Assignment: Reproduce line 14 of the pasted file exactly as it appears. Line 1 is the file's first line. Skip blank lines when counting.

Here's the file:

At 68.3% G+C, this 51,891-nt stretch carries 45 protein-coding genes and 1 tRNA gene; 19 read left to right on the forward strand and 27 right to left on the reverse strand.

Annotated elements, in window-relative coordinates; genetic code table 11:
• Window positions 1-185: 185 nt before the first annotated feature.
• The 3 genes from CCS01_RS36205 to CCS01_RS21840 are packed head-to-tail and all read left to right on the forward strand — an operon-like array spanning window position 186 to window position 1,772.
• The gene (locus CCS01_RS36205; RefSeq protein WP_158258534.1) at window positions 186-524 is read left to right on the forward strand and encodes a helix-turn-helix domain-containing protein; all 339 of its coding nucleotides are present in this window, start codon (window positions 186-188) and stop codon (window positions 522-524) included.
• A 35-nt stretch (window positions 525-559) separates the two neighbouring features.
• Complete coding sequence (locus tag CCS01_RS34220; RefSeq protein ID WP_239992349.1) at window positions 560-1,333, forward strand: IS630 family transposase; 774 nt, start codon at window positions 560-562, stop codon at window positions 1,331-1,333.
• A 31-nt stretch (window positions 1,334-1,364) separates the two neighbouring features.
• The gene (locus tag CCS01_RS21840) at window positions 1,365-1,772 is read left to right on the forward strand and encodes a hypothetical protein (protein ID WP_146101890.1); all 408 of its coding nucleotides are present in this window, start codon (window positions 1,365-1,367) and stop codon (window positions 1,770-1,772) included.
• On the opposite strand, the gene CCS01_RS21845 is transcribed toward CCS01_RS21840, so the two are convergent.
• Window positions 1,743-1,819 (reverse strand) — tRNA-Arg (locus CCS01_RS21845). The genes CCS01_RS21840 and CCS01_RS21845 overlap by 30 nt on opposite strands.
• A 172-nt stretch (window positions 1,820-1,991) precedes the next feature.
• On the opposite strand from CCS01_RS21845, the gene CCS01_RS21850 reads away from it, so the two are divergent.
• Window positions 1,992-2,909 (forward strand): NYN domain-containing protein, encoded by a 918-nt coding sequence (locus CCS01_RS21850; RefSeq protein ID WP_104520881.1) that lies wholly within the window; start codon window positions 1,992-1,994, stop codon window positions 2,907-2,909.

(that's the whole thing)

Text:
• Window positions 1,992-2,909 (forward strand): NYN domain-containing protein, encoded by a 918-nt coding sequence (locus CCS01_RS21850; RefSeq protein ID WP_104520881.1) that lies wholly within the window; start codon window positions 1,992-1,994, stop codon window positions 2,907-2,909.